Sintra is a historic town in Portugal full of palaces and incredible medieval architecture. Because we had such limited time in Lisbon, we really debated on whether or not to devote a full day to a popular tourist attraction, but in the end were so glad we did. Even though we aren’t really big on waiting in long lines with thousands of other people, we felt like the trip was very worth our time. We were also able to see a lot in five and a half hours from end to end—making it the one of the best day trips from Lisbon.
Getting from Lisbon to Sintra
There are several ways to get from Lisbon to Sintra, but the easiest way we found is by Uber. It takes about 45 minutes by car, and though you can drive yourself, parking is a nightmare and something I don’t recommend. You can also take the train, but you will be at the mercy of the train schedule and also have to walk step hills from the train station depending on what castle you choose. Pro Tip: Buy tickets in advance (see below) and have your Uber drop you off directly at the first castle you want to see. Otherwise, you will have to walk from the main ticket area, which can be quite far.
What to Wear in Sintra
The weather in Sintra drastically changes from one moment to the next, so you need to be prepared with layers. We were there in early May and at times it got really warm and then really cold—cold enough for a heavy sweater or coat. You will do a ton of walking up hills and standing in line, so wear comfortable shoes with a lot of support. I recommend bringing a lightweight backpack with sunscreen, water, bandaids (in case of blisters), and a camera. Just keep in mind that you don’t want to have to carry around a lot since you’ll be walking so much.
Planning Your Day in Sintra
There are many castles to visit in Sintra, but lines can be very long to get inside once you have tickets, so realistically, you’ll be lucky to see two-three castles in one day. You do not want to miss Palácio da Pena, as it is one of the most fairytale like castles you will ever see, with bright colors and incredible views. We also visited the The Quinta da Regaleira. I highly recommend that you buy tickets in advance so that you don’t have to waste time waiting in line for tickets.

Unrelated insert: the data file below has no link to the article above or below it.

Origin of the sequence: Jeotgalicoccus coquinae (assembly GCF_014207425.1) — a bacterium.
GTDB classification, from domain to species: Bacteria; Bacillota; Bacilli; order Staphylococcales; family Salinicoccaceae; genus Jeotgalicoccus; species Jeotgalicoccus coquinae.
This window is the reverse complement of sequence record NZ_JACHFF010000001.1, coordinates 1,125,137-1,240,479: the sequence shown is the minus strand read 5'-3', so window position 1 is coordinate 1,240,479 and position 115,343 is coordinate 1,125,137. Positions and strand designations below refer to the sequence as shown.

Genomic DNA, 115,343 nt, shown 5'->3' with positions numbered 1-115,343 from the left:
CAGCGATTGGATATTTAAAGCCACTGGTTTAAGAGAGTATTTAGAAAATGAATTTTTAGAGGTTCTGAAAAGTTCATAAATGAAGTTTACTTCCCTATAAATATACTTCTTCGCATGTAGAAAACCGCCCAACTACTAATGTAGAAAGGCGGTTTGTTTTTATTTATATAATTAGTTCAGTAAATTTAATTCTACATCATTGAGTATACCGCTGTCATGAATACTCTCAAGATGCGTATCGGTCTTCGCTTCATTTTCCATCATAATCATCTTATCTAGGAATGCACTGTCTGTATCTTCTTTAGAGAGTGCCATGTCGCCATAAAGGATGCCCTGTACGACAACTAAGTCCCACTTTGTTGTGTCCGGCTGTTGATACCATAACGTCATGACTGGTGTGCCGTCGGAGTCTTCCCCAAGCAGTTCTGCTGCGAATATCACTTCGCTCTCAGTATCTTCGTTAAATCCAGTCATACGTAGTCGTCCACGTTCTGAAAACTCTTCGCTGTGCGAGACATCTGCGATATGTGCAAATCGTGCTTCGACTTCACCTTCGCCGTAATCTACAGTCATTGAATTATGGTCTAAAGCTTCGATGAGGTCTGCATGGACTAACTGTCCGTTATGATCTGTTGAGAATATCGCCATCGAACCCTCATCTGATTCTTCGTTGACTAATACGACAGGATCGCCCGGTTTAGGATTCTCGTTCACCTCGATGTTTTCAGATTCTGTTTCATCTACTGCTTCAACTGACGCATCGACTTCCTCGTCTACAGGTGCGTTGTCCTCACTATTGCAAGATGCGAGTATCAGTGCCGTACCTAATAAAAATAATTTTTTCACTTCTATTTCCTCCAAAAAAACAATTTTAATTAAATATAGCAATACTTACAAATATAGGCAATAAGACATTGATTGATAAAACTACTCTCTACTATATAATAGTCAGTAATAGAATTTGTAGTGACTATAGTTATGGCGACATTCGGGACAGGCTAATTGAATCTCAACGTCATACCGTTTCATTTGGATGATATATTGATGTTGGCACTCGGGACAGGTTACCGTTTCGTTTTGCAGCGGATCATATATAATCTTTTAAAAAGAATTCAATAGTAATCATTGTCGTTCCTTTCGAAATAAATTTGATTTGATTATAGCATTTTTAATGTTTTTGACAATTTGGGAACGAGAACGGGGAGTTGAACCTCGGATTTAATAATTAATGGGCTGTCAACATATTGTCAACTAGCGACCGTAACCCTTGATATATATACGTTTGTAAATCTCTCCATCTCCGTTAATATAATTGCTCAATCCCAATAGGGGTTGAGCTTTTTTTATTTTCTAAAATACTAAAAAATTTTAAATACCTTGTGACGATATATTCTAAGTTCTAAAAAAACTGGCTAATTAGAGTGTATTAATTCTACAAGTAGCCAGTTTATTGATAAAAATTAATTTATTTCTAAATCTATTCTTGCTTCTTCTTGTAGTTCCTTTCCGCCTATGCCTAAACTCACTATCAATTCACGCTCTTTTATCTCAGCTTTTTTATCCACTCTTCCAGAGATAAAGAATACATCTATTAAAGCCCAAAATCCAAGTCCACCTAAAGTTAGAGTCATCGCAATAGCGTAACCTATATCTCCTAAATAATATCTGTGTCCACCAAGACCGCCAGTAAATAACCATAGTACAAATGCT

While there is enough to see that you could spend the night and spend two days completely immersed in this enchanting place, we arrived in Sintra around 10:30a.m. and were back in Lisbon by 4:00p.m. Below is what we saw and the order we saw it.
Palácio da Pena
National Palace of Sintra
That National Palace if Sintra is located in the town centre. It’s hard to miss if you walk into the city center. We did not go inside, but it is the best perserved medieval royal residence in Portugal and was occupied by kings from the 15th-19th centuries.
The Quinta da Regaleira
An incredible gothic palace that was a private residence built in 1904-1910. The property is extensive, consisting of a palace, chapel, lakes, grottos, wells, and fountains.
Where to Eat in Sintra
After we had seen all the castles our feet could take, we had a relaxing lunch complete with wine at Incomum, which I highly recommend. I would suggest making a reservation, as it gets really busy—we waited 30 minutes without one.
Back in Lisbon with time to rest before dinner, we both agreed that Sintra is definitely one of the best day trips from LIsbon you can make.